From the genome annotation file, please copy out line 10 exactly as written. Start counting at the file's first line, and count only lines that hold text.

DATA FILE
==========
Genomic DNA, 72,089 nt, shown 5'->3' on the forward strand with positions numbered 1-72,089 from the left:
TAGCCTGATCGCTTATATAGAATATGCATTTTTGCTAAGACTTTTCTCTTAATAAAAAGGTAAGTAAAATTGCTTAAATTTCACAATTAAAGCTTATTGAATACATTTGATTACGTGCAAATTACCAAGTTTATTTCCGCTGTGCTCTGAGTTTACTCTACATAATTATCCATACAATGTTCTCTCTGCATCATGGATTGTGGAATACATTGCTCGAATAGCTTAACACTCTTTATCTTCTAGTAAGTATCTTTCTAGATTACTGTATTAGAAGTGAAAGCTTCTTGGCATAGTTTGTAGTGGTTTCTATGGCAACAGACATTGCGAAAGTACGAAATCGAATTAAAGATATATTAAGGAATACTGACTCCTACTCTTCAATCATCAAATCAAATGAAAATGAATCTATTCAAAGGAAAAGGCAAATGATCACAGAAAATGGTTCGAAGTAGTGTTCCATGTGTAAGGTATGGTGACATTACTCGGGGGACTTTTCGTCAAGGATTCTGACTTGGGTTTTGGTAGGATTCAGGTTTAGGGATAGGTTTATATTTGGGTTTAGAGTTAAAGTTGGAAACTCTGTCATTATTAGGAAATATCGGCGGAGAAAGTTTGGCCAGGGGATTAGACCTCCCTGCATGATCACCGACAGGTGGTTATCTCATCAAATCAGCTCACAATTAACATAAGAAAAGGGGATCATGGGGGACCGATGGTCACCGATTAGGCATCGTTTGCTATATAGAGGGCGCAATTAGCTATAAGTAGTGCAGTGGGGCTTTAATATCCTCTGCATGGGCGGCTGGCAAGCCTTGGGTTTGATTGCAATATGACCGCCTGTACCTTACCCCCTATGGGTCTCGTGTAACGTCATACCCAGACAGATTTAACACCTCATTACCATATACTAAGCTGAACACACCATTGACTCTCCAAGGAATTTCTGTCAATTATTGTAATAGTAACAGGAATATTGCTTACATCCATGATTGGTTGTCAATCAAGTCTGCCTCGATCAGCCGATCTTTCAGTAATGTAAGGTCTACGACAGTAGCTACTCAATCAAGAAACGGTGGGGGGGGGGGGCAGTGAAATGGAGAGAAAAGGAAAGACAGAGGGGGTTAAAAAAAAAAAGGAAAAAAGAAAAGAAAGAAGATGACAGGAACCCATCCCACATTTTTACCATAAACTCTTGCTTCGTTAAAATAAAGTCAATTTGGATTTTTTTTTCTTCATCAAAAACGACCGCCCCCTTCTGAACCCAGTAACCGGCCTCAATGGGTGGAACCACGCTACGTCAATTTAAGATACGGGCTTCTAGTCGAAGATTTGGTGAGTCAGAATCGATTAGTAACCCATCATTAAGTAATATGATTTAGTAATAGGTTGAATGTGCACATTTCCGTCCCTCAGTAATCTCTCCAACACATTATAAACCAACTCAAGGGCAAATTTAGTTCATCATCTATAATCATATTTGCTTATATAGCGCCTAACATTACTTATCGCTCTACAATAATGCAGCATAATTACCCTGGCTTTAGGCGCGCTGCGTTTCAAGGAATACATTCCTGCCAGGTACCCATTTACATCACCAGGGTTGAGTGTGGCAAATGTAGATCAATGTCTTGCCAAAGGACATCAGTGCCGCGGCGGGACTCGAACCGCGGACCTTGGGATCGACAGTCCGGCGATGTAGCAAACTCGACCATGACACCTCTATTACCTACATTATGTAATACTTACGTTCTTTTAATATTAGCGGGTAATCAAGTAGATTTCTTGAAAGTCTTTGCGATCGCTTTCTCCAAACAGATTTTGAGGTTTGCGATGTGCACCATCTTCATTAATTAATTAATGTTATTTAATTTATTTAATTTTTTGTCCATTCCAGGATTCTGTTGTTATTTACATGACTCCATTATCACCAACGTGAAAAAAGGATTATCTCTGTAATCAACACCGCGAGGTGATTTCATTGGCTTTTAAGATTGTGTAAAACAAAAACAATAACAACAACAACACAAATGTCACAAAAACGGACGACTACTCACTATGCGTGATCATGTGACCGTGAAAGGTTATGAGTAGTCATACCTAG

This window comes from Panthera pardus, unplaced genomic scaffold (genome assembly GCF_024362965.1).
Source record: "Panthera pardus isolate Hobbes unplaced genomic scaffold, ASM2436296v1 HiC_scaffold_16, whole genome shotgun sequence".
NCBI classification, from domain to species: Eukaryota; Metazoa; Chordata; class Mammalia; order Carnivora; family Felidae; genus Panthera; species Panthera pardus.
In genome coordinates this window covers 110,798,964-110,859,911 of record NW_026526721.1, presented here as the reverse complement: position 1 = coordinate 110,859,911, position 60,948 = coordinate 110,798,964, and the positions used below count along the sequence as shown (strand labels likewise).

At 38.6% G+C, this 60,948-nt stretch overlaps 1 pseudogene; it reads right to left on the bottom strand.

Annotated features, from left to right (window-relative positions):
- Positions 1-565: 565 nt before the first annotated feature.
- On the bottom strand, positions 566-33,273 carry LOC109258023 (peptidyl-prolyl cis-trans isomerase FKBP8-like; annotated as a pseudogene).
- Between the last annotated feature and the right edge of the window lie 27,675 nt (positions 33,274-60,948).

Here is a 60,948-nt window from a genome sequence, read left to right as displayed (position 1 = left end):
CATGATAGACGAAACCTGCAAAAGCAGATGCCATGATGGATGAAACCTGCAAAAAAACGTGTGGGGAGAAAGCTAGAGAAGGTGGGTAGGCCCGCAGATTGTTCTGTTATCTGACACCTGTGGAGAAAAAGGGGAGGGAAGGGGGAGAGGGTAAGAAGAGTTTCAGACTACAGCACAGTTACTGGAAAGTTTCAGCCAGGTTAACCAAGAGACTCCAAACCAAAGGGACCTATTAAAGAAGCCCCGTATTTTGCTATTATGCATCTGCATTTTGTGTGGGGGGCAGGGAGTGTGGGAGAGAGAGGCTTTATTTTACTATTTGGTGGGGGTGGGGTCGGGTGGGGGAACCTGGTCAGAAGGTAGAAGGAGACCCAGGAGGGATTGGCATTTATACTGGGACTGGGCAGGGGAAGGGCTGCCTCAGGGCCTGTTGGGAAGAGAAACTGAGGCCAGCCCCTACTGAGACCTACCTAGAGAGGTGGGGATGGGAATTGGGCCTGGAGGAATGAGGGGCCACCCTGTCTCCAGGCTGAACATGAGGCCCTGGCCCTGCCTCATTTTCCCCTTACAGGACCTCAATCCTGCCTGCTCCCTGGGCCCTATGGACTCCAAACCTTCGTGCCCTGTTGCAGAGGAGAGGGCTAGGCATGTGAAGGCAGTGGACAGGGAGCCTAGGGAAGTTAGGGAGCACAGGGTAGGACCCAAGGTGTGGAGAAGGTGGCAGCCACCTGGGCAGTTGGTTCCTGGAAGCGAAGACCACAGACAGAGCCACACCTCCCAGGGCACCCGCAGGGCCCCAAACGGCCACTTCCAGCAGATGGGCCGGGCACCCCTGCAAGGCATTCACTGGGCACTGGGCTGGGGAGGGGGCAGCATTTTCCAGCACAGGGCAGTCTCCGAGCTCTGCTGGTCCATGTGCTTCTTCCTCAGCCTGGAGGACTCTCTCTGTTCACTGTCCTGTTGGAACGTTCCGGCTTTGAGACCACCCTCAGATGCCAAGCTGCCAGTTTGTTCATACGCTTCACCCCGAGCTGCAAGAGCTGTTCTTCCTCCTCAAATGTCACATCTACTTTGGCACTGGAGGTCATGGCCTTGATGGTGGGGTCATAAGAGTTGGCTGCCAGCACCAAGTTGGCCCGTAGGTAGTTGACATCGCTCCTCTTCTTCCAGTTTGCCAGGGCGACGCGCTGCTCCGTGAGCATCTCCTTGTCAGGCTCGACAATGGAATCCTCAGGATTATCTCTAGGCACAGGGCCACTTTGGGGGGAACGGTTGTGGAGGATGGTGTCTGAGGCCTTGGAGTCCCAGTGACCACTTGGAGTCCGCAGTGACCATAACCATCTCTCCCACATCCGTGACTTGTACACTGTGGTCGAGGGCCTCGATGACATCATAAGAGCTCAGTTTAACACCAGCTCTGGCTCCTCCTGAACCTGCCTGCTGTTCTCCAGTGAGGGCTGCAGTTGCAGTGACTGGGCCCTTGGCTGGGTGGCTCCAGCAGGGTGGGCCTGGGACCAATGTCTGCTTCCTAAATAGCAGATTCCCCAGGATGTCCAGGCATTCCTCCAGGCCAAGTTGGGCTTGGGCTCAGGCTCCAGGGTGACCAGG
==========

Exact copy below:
- On the bottom strand, positions 566-33,273 carry LOC109258023 (peptidyl-prolyl cis-trans isomerase FKBP8-like; annotated as a pseudogene).